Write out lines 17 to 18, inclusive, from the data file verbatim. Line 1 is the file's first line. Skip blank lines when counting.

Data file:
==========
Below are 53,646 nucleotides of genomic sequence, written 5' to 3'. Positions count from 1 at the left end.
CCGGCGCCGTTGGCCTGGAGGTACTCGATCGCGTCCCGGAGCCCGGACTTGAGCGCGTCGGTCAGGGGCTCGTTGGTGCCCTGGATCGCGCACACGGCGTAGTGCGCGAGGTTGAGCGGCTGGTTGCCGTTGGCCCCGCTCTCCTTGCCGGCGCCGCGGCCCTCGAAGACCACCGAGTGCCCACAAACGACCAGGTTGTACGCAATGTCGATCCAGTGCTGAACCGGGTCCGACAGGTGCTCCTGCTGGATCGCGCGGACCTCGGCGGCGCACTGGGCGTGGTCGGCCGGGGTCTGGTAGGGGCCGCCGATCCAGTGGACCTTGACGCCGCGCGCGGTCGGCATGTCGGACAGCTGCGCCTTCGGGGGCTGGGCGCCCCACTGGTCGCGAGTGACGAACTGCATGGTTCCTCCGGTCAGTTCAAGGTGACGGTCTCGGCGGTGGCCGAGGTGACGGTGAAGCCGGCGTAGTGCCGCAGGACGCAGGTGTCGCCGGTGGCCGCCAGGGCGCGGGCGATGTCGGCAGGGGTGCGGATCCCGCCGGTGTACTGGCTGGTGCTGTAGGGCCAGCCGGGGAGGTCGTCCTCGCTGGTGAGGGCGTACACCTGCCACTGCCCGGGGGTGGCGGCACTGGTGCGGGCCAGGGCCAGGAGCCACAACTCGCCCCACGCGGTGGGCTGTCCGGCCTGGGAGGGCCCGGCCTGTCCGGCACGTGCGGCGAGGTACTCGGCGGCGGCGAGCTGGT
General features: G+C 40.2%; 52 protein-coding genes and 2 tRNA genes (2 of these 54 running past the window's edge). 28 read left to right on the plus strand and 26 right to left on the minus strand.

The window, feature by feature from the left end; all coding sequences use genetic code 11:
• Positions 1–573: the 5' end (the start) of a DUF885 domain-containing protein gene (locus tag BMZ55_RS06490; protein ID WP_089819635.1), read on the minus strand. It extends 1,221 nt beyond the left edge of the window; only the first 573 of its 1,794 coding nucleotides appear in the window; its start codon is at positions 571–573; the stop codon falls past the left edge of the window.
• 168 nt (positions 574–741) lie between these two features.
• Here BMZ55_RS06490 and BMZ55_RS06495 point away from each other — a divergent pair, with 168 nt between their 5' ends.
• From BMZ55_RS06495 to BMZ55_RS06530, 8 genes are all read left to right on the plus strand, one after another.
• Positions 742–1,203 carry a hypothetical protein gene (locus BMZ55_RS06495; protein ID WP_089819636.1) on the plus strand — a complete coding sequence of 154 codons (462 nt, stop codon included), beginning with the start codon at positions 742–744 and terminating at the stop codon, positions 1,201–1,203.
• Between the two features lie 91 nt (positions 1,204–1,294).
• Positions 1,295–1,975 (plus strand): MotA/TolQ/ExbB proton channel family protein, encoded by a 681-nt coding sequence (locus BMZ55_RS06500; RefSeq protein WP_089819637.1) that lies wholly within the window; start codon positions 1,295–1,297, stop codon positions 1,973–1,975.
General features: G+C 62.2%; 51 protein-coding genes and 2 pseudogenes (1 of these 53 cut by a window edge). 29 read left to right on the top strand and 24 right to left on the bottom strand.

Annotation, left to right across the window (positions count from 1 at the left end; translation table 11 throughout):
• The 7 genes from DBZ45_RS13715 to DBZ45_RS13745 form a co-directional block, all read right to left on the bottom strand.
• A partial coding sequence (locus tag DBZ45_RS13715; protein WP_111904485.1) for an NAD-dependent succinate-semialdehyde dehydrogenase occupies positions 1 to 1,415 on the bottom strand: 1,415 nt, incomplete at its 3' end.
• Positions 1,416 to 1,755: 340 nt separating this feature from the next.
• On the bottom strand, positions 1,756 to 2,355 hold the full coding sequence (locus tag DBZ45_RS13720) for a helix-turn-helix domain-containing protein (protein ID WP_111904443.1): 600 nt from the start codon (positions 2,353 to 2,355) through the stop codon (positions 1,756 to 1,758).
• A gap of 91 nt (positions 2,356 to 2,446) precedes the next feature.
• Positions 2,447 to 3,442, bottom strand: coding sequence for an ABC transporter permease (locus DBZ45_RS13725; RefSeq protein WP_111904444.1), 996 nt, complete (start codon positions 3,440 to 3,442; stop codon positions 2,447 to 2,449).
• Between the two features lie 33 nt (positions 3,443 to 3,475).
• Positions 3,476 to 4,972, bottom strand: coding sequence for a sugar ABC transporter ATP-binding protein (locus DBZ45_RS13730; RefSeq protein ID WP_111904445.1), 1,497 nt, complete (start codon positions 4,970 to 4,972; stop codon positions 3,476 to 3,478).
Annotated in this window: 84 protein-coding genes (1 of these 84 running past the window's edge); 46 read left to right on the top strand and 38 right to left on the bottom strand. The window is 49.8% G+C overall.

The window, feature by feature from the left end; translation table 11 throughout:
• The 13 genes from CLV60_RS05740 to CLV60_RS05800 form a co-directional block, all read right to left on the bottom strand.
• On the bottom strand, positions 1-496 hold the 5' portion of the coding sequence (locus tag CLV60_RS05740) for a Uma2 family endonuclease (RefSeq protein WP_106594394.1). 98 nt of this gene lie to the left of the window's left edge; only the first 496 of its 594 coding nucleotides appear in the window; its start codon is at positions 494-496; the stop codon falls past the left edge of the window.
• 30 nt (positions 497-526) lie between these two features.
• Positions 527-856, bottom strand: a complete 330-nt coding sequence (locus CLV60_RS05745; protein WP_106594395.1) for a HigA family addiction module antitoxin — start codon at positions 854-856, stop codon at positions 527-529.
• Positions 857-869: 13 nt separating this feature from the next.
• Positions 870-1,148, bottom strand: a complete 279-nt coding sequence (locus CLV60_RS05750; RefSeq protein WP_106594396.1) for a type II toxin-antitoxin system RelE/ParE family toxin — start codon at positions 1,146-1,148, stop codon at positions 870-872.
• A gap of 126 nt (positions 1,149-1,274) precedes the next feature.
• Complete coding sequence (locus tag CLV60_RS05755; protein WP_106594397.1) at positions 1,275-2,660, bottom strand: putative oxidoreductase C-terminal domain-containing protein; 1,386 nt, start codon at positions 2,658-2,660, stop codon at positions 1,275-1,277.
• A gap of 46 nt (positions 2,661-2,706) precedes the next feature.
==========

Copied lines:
• On the bottom strand, positions 1,756 to 2,355 hold the full coding sequence (locus tag DBZ45_RS13720) for a helix-turn-helix domain-containing protein (protein ID WP_111904443.1): 600 nt from the start codon (positions 2,353 to 2,355) through the stop codon (positions 1,756 to 1,758).
• A gap of 91 nt (positions 2,356 to 2,446) precedes the next feature.